If Black Panther’s Wakanda would have an artist residency program, Otobong Nkanga would be its ideal resident artist. Her solo show at the Museum of Contemporary Art Chicago, titled To Dig a Hole that Collapses Again, was worth the weekend trip alone.
It is difficult where to start, so versatile is Nkanga’s use of different media: tapestries, sculptural installation, watercolours, paintings and prints; often several media in the same work.
A strong exotic scent lingers. This turns out to come from the largest work of the exhibition, Anamnesis, an intervention in the architectural structure of the room. A white dividing wall is hollowed out through the middle in a curved shape, filled with products commonly imported to Chicago, such as coffee, tobacco, tea, and spices. We are transported straight to Africa, with its strong earthy scents, its associations of natural riches and the feel of moist, fragrant soil.
Stylistically, the work is minimalist, with its emphasis on shape and line and use of a limited colour palette. But this is minimalism with soul, the warmth and richness of Africa bursting through the seams, the shape of the earth mimicking the shape of rivers (and, cleverly, the graphs of economic markets).
What is contained cannot always be tamed. This is a spiritual shrine to Africa if there ever was one. But there are darker themes in Nkanga’s work. Why don’t you grow where we come from? is a woven textile- hanging on which are stitched and glued photographs, ink-jet print, viscose, cashmere, wool, mohair and bio cotton: an incredible and original selection of materials.
Two women hold Baobab trees, their faces connected to a vegetated landscape. The branches of the trees are artificially extended and carried somewhere else; the title suggests that the girls do not recognize their native species. The pose of their bodies suggests this too: puzzled, startled, full of wonder. On closer look their limbs also have artificial extensions. This is an image that Nkanga constantly comes back to, as if to say that not only the resources of Africa are contested, but its (black) bodies too.
Nkanga’s people are always interacting with the earth and with their surrounding territories. Yet they make us uneasy. The title Why don’t you grow where we come from? hints at a desire for ‘the other’ but at the same time, for the possession of others.
In a wall-sized tapestry, The Weight of Scars, two male figures, their upper torsos replaced by a selection of limbs in muted colours, hold on to a network linking photographs of sites in Namibia. Nkanga often uses photography to document landscapes that have been irrevocably altered, linking them together as a way of mapping. It is as if she wants to illustrate the play of forces raging on the world’s stage.
This is much more than nostalgia for Africa. Nkanga's work suggests the broader impact and metaphoric scars caused by the capitalist exploitation of the land. Her art is like an abstracted model of our economic relations, to which the artist adds humanity and pathos. The indigenous objects from Namibia are mapped out almost scientifically, but the structures also look like molecules, something altogether more human.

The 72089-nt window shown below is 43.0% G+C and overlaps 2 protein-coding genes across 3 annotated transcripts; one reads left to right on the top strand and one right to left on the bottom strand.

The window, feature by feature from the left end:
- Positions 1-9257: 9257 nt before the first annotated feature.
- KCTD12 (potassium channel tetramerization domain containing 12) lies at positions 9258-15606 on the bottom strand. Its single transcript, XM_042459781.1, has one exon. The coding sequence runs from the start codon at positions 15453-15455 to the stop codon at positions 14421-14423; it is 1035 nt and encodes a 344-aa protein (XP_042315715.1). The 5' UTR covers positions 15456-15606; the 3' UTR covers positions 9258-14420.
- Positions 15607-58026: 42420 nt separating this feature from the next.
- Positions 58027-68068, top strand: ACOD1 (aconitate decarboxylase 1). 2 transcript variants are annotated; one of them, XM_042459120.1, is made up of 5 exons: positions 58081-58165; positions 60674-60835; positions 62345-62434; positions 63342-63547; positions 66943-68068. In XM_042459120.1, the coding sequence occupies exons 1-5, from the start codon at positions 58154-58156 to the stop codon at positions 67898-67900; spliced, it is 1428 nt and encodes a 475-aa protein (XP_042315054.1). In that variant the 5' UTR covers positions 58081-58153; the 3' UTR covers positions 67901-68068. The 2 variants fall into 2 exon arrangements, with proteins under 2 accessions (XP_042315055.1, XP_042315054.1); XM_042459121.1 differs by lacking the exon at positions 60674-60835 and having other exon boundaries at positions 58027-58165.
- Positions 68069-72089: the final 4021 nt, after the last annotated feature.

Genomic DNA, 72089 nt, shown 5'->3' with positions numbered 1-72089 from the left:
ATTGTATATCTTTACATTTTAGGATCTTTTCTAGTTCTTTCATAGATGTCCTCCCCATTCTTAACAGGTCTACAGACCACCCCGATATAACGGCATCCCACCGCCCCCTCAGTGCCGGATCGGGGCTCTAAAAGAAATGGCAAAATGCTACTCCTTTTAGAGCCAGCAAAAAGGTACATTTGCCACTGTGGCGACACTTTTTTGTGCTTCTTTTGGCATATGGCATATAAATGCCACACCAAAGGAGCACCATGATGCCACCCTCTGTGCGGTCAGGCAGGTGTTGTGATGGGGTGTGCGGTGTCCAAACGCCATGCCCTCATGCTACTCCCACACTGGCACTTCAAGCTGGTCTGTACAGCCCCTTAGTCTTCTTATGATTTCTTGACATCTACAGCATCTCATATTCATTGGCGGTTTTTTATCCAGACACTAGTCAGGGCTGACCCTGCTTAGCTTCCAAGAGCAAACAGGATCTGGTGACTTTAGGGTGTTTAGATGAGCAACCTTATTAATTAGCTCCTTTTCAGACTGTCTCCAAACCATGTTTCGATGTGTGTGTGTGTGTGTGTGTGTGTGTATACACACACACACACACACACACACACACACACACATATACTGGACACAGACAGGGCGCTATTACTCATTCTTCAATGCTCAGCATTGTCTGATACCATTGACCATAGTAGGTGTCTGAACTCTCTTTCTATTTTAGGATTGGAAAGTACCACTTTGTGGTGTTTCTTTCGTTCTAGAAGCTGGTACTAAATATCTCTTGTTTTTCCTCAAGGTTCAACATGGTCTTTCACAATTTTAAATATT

The ambiguity in Nkanga's bodies and in her use of contrasting visual clues is also apparent in The Apprentice. A woman tentatively moves forward, followed closely by another woman. Is she the apprentice? Are they navigating a network, the economic channels of production? The two women enter the ring, but something tells us there is no winner in this fight.
Other works are hopeful. In The Embrace, love sprouts from the barren land, and rich and vibrant colours merge from the brown earth (curiously re-appearing in the left corner). Like her artworks, the world is complex, and Nkanga does not offer a solution. But alerting and awakening is where recovery starts.
The plundering of Africa’s resources is not a new theme, yet to see it explored artistically, and in such poetic works, is a true eye-opener. By focusing on the treasures rather than on the culprits, Nkanga succeeds in linking her message to a deeper consciousness, appealing to a universal desire for the beauty of nature.
Reading the countless rave reviews of the Black Panther movie, I remember one that was especially powerful. A New York Times reviewer (his name has unfortunately escaped me) related how, feeling completely energized after watching the film, a black moviegoer called out: “Wow! This is how white people must feel all the time!” Nkanga’s work poignantly reminds us of that white privilege, of what it feels like to be in charge of resources. But more so, it calls to people of all colour. It reminds us what the world as a whole stands to lose if we do not care for it.
Both the beauty of Wakanda and the poetry in Otobong Nkanga's work celebrate the natural riches that humanity has been entrusted with. It encourages us to keep striving, so future generations will not look back and regret, but look forward and embrace. So we can all smell, see, hear, taste and touch the soft earth of Africa, revived by the wet rain, warmed by the sun.
Otobong Nkanga, To Dig A Hole That Collapses Again, Museum of Contemporary Art Chicago, until 2nd September 2018. Otobong Nkanga was born in Nigeria and is now based in Antwerp.